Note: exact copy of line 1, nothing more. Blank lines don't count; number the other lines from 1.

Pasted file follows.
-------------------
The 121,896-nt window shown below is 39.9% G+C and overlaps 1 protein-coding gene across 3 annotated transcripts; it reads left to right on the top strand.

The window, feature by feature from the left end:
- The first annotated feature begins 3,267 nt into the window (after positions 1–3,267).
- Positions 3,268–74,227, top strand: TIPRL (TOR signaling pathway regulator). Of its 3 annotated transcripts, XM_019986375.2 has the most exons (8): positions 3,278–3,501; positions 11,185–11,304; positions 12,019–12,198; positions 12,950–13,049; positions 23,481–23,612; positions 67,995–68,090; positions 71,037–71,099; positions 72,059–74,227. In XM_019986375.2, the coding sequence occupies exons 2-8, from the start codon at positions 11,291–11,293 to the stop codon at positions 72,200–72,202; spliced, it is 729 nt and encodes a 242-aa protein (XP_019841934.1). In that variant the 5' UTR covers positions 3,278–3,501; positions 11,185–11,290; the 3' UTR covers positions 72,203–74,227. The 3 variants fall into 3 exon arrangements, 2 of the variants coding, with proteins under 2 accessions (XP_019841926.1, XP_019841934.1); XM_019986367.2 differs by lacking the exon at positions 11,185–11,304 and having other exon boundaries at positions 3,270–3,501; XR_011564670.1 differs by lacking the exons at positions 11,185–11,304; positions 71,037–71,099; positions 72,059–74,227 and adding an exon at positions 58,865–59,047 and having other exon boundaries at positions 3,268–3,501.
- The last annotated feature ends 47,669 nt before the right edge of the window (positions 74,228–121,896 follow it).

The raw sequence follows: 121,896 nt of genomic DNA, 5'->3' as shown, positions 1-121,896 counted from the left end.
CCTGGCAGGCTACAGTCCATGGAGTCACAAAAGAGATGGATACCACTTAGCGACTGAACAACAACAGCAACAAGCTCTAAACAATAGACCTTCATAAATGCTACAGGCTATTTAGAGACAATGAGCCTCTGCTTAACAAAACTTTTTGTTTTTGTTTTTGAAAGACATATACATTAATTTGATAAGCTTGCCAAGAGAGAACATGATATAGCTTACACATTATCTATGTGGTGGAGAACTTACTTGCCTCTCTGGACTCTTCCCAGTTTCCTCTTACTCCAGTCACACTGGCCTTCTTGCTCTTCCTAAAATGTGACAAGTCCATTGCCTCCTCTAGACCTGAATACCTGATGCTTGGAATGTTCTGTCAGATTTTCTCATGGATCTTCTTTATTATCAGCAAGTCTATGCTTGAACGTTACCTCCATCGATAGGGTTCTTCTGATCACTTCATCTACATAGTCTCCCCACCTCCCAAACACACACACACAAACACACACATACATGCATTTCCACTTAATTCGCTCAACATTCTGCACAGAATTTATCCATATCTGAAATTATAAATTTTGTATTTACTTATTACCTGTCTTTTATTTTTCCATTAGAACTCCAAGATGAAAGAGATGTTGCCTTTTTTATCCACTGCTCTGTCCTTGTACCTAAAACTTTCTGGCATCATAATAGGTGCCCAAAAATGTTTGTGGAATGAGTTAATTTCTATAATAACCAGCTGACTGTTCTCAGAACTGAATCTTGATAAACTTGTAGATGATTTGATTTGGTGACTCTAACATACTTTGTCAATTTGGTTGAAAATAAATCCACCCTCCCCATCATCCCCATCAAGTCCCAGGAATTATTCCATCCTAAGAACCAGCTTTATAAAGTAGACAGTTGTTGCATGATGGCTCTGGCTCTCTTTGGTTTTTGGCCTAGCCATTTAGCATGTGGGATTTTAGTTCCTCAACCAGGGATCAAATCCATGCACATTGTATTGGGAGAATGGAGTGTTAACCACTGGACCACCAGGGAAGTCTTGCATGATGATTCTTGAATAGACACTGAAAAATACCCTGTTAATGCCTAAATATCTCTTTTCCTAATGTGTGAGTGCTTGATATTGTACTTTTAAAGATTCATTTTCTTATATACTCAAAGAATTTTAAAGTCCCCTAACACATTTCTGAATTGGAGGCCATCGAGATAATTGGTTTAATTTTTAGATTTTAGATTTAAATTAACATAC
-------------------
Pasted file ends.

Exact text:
The 121,896-nt window shown below is 39.9% G+C and overlaps 1 protein-coding gene across 3 annotated transcripts; it reads left to right on the top strand.